Everything posted by kingmouf
So maybe it would be possible that in a few weeks or months time, we will see Canon posting a service note and state that if you take your camera to an authorized service center, they can perform "an upgrade" for x amount of money so that such limitations may be lifted. It would be similar to the updates we have seen in other cameras (or was it Canon itself as well?) that you paid an amount of money to have a feature upgrade such as support for an specific codec. So when Canon eventually drops the price of the camera, voila! it will be able to charge the same amount! To be honest though, in the electronics industry things like this happen ALL the time. Firmware is the closest possible piece of software, so things do get tricky there and a lot of products with practically the same hardware have only changes in firmware. If Canon has done this thing here, I guess it got a little bit more clumpsy than the majority of the industry. On the other hand, I think that Canon could be playing a very caution game here. Initial production of sensors and chipsets could very well be prone to overheating issues and maybe production is not stable enough to ensure a proper supply of chips of specific capabilities, meaning that Canon for safety went for the lowest denominator. After all, with the kind of clientelle that Canon has, dependability and reliability are top priorities. As such, Canon went with the safest solution and maybe eventual firmware updates will provide the time required to iron out more proper ways to measure temps and apply safety algorithms. Just saying.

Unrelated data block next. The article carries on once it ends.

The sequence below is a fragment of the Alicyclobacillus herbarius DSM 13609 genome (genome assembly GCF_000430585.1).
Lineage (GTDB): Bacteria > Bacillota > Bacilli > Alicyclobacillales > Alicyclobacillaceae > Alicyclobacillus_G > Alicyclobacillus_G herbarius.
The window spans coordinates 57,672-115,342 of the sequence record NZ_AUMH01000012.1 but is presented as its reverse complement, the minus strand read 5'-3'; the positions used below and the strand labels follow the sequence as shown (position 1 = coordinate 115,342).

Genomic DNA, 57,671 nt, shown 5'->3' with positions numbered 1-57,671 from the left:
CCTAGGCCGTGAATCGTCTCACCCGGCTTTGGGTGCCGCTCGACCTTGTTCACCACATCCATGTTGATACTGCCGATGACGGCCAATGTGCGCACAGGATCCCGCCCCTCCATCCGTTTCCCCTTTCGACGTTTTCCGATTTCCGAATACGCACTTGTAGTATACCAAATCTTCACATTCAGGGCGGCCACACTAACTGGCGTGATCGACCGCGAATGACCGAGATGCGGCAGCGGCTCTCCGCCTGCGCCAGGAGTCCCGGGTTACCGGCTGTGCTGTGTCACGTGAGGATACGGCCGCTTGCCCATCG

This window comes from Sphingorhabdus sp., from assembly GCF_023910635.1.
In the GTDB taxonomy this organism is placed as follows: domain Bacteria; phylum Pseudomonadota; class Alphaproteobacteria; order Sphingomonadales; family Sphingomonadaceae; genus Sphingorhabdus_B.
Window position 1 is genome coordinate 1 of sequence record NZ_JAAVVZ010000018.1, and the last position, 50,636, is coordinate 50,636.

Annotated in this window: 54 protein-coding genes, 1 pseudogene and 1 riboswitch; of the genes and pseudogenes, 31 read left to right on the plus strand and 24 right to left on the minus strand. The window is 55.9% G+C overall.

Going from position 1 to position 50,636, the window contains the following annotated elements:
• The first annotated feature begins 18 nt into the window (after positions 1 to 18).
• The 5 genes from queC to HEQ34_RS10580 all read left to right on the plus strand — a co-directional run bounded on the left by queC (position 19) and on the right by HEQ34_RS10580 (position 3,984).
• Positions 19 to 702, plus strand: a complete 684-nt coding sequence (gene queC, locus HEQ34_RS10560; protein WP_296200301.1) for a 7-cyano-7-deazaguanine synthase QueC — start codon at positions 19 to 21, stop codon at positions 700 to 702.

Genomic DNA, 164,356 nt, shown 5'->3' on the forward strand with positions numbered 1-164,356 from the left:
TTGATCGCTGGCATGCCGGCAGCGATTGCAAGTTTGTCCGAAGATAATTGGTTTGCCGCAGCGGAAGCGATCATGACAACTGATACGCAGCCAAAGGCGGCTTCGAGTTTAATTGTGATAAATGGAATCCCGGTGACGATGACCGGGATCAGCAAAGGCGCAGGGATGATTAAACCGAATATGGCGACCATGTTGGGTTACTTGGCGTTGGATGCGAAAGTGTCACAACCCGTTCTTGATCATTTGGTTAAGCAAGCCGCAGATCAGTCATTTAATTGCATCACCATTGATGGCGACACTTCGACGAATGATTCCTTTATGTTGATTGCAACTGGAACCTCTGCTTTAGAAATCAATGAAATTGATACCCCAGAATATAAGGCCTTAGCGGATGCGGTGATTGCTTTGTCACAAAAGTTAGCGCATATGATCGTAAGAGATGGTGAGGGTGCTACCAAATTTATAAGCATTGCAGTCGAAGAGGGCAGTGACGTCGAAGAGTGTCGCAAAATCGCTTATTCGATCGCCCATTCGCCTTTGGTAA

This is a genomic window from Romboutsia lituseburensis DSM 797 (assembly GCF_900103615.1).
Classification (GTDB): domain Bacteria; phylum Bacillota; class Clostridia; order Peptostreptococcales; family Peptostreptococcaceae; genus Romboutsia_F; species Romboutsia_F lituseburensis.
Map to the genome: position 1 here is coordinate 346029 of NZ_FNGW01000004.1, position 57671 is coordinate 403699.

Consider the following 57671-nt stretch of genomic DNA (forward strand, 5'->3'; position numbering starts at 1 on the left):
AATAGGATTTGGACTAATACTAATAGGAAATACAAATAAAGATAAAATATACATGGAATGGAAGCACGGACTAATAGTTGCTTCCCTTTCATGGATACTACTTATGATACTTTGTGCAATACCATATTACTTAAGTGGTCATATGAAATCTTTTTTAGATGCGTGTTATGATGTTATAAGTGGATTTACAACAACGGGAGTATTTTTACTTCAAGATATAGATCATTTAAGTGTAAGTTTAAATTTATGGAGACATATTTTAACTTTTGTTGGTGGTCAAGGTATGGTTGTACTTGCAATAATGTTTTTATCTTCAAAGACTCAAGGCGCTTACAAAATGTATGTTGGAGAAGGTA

I think that at least the last part of the article is super enthousiastic to the limits of sentimental. First of all, while a sensor is typically a chip, it is not the same process as the one used for microprocessors. As such do not expect to see the same processes and especially make such comparisons. On the other hand, even if someone were to make an analogy, 180nm is Pentium 4 era (that is 2000 to 2008) and 65nm is Core 2 era (2006 - 2011). I have to stress again though that this does not compare!! The processes are different and sensors have a lot of analogue stuff that are not in microprocessors. Furthermore, Samsung is just scratching the surface of 7nm production. I am pretty sure that 7nm is not HVM (High Volume Manufacturing) yet and 5/4nm is at research level. Again though we need to stress that these processes are NOT for sensors but for purely digital circuits. Mixed processes are a few nodes back. Another thing that we need to understand is that Samsung is actually a conglomerate of several companies. One of them is Samsung LSI that makes chips and this part of the company could very well produce sensors for the needs of others (i.e. under contract) or as merchant chips. Therefore having a sensor does not mean that Samsung will return to the camera business (which again is not accurate since Samsung is actually in that business as a result of its phones and stuff). We also need to understand that FujiFilm apart from its camera division, it is one of the largest companies in the world for material and things like that. The fact that they have collaborated with Samsung is no different from the fact that they have collaborated with Panasonic again for sensors, etc. So while there may be a connection, an order or a technology transfer, it is equally probable that this is business as usual and not an indication that the next sensor in a Fuji camera will be from Samsung.